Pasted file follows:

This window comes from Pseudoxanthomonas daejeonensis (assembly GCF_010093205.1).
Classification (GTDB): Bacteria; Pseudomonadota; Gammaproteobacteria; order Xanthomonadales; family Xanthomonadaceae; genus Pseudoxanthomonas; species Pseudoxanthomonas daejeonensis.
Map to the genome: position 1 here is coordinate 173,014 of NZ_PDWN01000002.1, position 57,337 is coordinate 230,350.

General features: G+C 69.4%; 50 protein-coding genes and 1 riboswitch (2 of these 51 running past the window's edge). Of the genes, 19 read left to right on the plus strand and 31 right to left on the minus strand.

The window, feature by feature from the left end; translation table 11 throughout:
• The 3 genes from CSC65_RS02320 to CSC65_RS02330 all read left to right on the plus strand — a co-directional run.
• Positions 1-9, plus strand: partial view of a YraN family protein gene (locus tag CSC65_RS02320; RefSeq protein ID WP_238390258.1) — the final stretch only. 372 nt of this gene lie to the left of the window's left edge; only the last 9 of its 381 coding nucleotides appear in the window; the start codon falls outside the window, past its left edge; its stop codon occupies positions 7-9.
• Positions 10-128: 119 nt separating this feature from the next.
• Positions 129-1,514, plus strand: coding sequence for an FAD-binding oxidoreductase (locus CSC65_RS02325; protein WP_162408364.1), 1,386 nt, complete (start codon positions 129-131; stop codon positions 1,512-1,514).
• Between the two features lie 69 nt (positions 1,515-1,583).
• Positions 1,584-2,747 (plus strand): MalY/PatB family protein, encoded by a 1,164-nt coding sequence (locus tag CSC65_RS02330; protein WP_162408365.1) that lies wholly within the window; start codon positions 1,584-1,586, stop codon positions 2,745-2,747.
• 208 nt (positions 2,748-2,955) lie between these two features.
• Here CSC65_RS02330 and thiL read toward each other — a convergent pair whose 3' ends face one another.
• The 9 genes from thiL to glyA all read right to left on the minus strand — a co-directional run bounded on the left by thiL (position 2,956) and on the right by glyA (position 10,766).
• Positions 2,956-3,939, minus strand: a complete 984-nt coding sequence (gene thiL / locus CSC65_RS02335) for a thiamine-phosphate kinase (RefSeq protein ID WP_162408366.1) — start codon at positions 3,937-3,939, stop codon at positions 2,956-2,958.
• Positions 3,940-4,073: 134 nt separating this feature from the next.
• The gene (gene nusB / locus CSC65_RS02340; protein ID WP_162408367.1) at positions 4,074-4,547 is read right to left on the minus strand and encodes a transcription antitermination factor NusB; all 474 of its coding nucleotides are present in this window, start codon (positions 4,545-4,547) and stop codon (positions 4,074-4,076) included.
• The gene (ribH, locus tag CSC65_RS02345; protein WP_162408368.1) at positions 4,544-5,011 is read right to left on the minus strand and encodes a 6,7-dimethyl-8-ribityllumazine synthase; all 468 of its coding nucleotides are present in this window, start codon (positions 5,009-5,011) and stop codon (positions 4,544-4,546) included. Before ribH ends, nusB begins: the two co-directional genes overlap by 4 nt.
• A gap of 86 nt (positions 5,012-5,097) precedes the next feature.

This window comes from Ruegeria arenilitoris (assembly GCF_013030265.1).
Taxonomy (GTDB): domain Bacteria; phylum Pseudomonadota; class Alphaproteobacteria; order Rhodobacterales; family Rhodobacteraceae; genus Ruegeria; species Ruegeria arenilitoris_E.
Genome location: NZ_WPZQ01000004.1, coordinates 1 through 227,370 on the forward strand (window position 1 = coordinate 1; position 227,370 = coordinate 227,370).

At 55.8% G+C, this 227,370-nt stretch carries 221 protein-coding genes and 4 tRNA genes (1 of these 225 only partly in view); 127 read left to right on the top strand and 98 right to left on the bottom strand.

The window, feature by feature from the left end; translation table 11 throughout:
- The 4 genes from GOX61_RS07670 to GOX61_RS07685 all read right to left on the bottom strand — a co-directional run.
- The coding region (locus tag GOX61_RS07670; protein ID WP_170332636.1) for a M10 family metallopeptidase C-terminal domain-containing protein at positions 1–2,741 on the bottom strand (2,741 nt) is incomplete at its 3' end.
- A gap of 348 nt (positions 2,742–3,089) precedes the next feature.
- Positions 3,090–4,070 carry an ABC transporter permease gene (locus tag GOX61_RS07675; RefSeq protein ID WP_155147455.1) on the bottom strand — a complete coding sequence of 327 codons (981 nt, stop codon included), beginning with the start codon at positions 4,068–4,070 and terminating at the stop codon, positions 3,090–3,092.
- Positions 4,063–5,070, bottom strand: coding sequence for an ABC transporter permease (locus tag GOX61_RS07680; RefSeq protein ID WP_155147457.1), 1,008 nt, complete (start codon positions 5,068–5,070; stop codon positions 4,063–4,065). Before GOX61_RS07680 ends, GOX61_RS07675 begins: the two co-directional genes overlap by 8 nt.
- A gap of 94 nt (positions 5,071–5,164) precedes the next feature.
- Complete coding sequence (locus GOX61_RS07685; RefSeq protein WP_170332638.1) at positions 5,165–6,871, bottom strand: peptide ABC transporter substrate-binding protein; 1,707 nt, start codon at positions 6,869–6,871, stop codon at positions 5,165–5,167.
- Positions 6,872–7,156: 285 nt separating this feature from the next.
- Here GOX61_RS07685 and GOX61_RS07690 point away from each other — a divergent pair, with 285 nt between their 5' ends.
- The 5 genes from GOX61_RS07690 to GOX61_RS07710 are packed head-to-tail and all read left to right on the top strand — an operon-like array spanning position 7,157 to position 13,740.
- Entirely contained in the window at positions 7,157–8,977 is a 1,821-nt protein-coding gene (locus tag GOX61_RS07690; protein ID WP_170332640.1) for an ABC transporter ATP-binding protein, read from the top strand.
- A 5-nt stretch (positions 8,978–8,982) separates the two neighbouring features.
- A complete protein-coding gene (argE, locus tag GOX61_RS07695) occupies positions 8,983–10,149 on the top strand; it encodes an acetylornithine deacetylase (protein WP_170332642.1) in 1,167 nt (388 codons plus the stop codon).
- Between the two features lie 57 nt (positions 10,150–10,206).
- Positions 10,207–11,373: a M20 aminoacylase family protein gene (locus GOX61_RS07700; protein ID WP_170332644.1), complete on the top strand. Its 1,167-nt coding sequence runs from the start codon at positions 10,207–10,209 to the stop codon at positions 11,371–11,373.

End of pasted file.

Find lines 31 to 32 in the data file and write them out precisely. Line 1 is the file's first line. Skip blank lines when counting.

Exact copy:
- Complete coding sequence (locus GOX61_RS07685; RefSeq protein WP_170332638.1) at positions 5,165–6,871, bottom strand: peptide ABC transporter substrate-binding protein; 1,707 nt, start codon at positions 6,869–6,871, stop codon at positions 5,165–5,167.
- Positions 6,872–7,156: 285 nt separating this feature from the next.